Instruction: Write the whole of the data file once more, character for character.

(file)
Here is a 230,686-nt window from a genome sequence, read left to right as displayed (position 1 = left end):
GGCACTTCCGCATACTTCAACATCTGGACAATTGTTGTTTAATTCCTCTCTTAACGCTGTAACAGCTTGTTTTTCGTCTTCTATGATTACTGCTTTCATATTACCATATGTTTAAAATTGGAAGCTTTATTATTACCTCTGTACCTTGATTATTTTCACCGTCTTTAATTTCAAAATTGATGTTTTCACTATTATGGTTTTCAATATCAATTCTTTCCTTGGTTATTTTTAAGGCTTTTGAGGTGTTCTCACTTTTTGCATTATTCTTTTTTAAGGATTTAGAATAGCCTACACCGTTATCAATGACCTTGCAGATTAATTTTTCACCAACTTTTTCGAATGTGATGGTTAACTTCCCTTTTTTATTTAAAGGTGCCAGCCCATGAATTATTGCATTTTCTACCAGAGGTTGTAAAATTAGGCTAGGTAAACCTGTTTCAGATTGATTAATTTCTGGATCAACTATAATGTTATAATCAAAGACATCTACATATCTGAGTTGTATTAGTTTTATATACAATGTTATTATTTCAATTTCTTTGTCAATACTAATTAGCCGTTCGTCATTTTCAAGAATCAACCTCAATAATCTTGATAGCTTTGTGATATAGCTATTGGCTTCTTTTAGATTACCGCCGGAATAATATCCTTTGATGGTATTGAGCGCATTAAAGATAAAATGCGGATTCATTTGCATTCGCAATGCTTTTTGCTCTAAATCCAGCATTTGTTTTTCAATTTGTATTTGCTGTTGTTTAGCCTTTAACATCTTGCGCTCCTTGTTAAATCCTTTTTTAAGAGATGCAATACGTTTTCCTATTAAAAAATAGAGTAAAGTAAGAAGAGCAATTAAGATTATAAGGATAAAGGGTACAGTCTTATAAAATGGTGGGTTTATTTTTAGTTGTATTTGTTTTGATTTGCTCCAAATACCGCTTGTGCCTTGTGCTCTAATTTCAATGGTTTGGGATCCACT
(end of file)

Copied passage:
Here is a 230,686-nt window from a genome sequence, read left to right as displayed (position 1 = left end):
GGCACTTCCGCATACTTCAACATCTGGACAATTGTTGTTTAATTCCTCTCTTAACGCTGTAACAGCTTGTTTTTCGTCTTCTATGATTACTGCTTTCATATTACCATATGTTTAAAATTGGAAGCTTTATTATTACCTCTGTACCTTGATTATTTTCACCGTCTTTAATTTCAAAATTGATGTTTTCACTATTATGGTTTTCAATATCAATTCTTTCCTTGGTTATTTTTAAGGCTTTTGAGGTGTTCTCACTTTTTGCATTATTCTTTTTTAAGGATTTAGAATAGCCTACACCGTTATCAATGACCTTGCAGATTAATTTTTCACCAACTTTTTCGAATGTGATGGTTAACTTCCCTTTTTTATTTAAAGGTGCCAGCCCATGAATTATTGCATTTTCTACCAGAGGTTGTAAAATTAGGCTAGGTAAACCTGTTTCAGATTGATTAATTTCTGGATCAACTATAATGTTATAATCAAAGACATCTACATATCTGAGTTGTATTAGTTTTATATACAATGTTATTATTTCAATTTCTTTGTCAATACTAATTAGCCGTTCGTCATTTTCAAGAATCAACCTCAATAATCTTGATAGCTTTGTGATATAGCTATTGGCTTCTTTTAGATTACCGCCGGAATAATATCCTTTGATGGTATTGAGCGCATTAAAGATAAAATGCGGATTCATTTGCATTCGCAATGCTTTTTGCTCTAAATCCAGCATTTGTTTTTCAATTTGTATTTGCTGTTGTTTAGCCTTTAACATCTTGCGCTCCTTGTTAAATCCTTTTTTAAGAGATGCAATACGTTTTCCTATTAAAAAATAGAGTAAAGTAAGAAGAGCAATTAAGATTATAAGGATAAAGGGTACAGTCTTATAAAATGGTGGGTTTATTTTTAGTTGTATTTGTTTTGATTTGCTCCAAATACCGCTTGTGCCTTGTGCTCTAATTTCAATGGTTTGGGATCCACT